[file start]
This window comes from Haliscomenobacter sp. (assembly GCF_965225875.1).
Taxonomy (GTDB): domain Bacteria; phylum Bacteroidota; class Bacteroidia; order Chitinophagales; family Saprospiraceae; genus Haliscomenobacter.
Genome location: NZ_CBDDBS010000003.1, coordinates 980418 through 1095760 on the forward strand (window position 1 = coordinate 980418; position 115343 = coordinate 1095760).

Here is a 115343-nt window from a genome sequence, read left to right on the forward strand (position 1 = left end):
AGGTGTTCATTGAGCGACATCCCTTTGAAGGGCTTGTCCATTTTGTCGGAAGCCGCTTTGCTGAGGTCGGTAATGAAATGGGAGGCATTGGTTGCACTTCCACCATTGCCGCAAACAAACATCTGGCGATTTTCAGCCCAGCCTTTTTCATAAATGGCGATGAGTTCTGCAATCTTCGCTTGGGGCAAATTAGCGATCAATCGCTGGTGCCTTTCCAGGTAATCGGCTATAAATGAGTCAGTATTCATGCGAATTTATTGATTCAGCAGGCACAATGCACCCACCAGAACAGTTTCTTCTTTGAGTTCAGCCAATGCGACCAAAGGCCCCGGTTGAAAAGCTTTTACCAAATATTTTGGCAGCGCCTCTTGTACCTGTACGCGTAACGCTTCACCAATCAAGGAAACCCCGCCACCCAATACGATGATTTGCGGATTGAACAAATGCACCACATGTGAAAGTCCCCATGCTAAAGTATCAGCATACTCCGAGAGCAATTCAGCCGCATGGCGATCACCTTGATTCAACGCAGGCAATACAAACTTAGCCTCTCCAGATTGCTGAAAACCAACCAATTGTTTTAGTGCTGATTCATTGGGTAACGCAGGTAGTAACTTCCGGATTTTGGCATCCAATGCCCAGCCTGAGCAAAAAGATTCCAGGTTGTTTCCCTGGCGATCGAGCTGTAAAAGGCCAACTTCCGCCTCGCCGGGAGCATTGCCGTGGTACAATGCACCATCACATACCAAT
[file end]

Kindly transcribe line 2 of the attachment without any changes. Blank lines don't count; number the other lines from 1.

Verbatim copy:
Taxonomy (GTDB): domain Bacteria; phylum Bacteroidota; class Bacteroidia; order Chitinophagales; family Saprospiraceae; genus Haliscomenobacter.